WASHINGTON (Sept. 7, 2011) — Members of the President’s Advisory Commission on Asian Americans and Pacific Islanders join all Americans in remembering and honoring those who lost their lives on Sept. 11, 2001.
The horrific tragedy that occurred that day claimed the lives of thousands of people and deeply impacted all Americans, including many Asian immigrants and American Muslims. The immediate aftermath of 9/11 compelled many Americans, including AAPIs and American Muslims, to contribute heroically to relief and recovery efforts and serve their fellow citizens and communities.
The aftereffects of the 9/11 tragedy also saw a rise in hate crimes against American Muslims, Arab Americans, and those perceived to be Arab or Muslim. Specifically, the Federal Bureau of Investigation found a 17-fold increase in hate crimes against American Muslims immediately after 9/11. Tragically, this backlash included the loss of lives of American Muslims and those who were perceived to be Muslim.
In the wake of such acts, the government took steps to counter such backlash and make clear that the 9/11 attack was an attack on all Americans, including Muslims, Sikhs and persons of Arab and South Asian descent. President George W. Bush urged all Americans to treat their fellow American Muslims with respect. Likewise President Obama underscored the administration’s commitment to upholding America’s values in saying, “I consider it part of my responsibility as President of the United States to fight against negative stereotypes of Islam wherever they appear.”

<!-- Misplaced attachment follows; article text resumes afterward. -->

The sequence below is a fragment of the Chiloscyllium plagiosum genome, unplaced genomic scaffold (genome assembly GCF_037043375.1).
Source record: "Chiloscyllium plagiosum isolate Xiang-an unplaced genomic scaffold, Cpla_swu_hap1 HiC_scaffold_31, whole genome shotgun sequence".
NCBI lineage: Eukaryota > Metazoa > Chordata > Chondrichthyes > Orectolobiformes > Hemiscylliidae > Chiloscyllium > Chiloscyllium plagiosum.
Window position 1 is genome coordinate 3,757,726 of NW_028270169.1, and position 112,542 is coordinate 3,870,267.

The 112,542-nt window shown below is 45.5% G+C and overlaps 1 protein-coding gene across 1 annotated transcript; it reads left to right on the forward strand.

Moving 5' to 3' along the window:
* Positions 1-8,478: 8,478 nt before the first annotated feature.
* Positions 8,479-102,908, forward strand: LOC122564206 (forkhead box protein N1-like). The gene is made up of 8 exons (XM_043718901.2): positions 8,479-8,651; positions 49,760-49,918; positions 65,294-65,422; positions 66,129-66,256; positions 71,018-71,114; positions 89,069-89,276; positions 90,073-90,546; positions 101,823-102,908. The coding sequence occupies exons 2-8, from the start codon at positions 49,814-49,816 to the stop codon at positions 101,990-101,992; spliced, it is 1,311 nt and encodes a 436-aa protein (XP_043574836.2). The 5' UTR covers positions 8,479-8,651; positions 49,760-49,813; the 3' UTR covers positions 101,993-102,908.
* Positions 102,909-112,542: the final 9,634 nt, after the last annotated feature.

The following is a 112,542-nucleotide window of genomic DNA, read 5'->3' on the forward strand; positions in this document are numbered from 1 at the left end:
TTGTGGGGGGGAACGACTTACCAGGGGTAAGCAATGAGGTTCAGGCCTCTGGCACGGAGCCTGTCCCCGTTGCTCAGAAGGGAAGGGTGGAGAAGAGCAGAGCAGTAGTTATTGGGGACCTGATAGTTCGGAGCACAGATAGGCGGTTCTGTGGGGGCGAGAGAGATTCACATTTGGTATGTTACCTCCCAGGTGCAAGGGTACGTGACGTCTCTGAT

Over the past ten years, the Department of Justice has placed a priority on prosecuting bias crimes and incidents of discrimination against Muslims, Sikhs and persons of Arab and South Asian descent. To date, DOJ has investigated more than 800 incidents involving violence, threats, vandalism and arson, obtaining 47 convictions. Assistant Attorney General Thomas Perez has engaged in extensive outreach to Muslim, Sikh, Arab and South Asian communities, and has expanded the Civil Rights Division’s anti-discrimination enforcement efforts in this area.
Additionally, in the aftermath of 9/11, DOJ’s Community Relations Service provided technical assistance and targeted training efforts towards establishing dialogue between government officials and Arab, Muslim, and Sikh communities in the United States, working with community leaders to develop a Cultural Awareness Program for law enforcement officials. Thus far, CRS has provided this training to more than 500 law enforcement departments and agencies across the country.
CRS continues to respond to tension and conflicts related to allegations of disparate and discriminatory treatment faced by Arab, Muslim, and Sikh communities across the country by offering conciliation and mediation services, as well as appropriate training programs for law enforcement, government officials and members of the community.
This Commission is committed to ensuring the AAPI community has a voice in reaching that fundamental American aspiration of liberty and justice for all. We are resilient as a community and nation, but acknowledge that there is still work to be done to ensure America stays true to its ideals. As a Commission, as we mark the tenth anniversary of 9/11, we are doubly committed as proud Americans to ensuring that those who took American lives do not tear apart the fabric of our communities.